To Rack into Secondary or No?

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DrinkaBilly

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I have 5 gal glass carboy bubbling with Murray's Pasteurized Virgina Apple Cider pitched with White Labs 775 "English Cider Yeast." It has been going strong for 8 days. I have since added some raisins and am about to throw in a cup of strong black tea.

I am not sure what my plan is for it. Maybe back sweeten into bottles without pasteurization. Although I am not sure if this yeast will perk back up after the cider has dried.

It also has a high acidity, according to the wine kit titration set I used. .5%. Which is odd because the cider before fermentation was at .4% acidity. I find it hard to believe it could be undergoing acetifiction because it is bubbling so strongly and tastes great.

My question then is, once it has reached 1.000 gravity, should I rack it into a secondary? And if so why? What would be the benefits as opposed to bottling right then and there?
 

Calder

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Why the tea? Sounds like you are just trying to add everything you have heard is good. Leave that for another batch and see what the basic recipe results in.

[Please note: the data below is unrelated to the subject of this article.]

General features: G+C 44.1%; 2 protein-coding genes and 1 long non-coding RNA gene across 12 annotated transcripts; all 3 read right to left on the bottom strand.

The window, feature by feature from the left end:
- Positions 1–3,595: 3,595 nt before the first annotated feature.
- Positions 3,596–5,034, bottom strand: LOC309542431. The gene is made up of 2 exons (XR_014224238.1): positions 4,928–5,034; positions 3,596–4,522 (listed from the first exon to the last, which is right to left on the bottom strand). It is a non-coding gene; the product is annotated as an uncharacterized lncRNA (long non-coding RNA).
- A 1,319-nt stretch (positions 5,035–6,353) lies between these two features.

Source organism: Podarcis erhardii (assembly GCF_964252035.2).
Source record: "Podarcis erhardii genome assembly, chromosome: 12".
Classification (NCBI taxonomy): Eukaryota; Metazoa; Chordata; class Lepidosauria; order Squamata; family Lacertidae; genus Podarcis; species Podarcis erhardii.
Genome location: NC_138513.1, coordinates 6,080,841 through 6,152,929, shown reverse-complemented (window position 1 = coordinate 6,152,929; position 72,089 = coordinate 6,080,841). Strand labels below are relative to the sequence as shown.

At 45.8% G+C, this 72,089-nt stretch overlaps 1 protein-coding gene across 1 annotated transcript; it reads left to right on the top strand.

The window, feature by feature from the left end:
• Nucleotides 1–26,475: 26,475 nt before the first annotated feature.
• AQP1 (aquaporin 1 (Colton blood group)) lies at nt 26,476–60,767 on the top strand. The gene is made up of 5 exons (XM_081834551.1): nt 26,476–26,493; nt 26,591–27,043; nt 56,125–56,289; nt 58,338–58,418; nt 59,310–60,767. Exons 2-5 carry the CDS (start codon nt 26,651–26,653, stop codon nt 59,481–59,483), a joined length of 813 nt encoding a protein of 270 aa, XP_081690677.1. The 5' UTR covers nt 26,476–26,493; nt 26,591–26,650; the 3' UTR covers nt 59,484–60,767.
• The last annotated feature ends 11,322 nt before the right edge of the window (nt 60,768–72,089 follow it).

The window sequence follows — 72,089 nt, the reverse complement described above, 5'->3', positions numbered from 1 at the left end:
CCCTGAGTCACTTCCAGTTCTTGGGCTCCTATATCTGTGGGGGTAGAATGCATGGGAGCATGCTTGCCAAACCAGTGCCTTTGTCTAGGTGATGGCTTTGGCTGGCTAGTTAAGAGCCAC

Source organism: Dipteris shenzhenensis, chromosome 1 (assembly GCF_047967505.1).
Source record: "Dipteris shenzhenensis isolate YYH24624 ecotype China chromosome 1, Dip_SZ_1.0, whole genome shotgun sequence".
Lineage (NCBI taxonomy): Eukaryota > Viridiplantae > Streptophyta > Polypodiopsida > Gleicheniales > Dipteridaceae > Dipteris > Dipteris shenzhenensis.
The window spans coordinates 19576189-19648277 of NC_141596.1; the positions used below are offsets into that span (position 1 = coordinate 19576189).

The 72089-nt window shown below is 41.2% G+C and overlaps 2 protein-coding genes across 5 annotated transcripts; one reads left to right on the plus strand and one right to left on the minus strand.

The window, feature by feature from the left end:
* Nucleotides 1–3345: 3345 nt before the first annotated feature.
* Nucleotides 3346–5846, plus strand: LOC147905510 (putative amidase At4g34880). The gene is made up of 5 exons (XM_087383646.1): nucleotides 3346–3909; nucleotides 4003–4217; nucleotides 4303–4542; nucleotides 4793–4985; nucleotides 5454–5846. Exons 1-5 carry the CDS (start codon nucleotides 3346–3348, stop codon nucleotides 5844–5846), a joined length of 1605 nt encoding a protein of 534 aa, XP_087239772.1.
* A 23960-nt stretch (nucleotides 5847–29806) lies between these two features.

Wait until it is done before doing anything. 1.000 may not be the end. Once done, either rack to secondary or leave alone for a while. Some people (myself included) like to rack to secondary to get it off the dead yeast cells, but leaving it on the trub/lees for a month or so doesn't seem to make much difference.

Yeast will always 'perk' back up. There are billions of yeast cells in there, and it will take years for all of them to drop. They just go to sleep and feeding them sugar wakes them back up again. Unless you take steps to kill them, they will still be there.
 
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DrinkaBilly

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I've done the basic recipe several times with various ok to great results. I think the tea will give it a more tannin body which I like. I am just wondering about the secondary. And you say it might go below 1.000? How do I know when it's done? In the past I have left the cider too long and it took on a plastic/rubber taste which took over a year of aging to get rid of. I have been told it was because I let it sit on it's lees too long.

So how do I tell when it's done?
 
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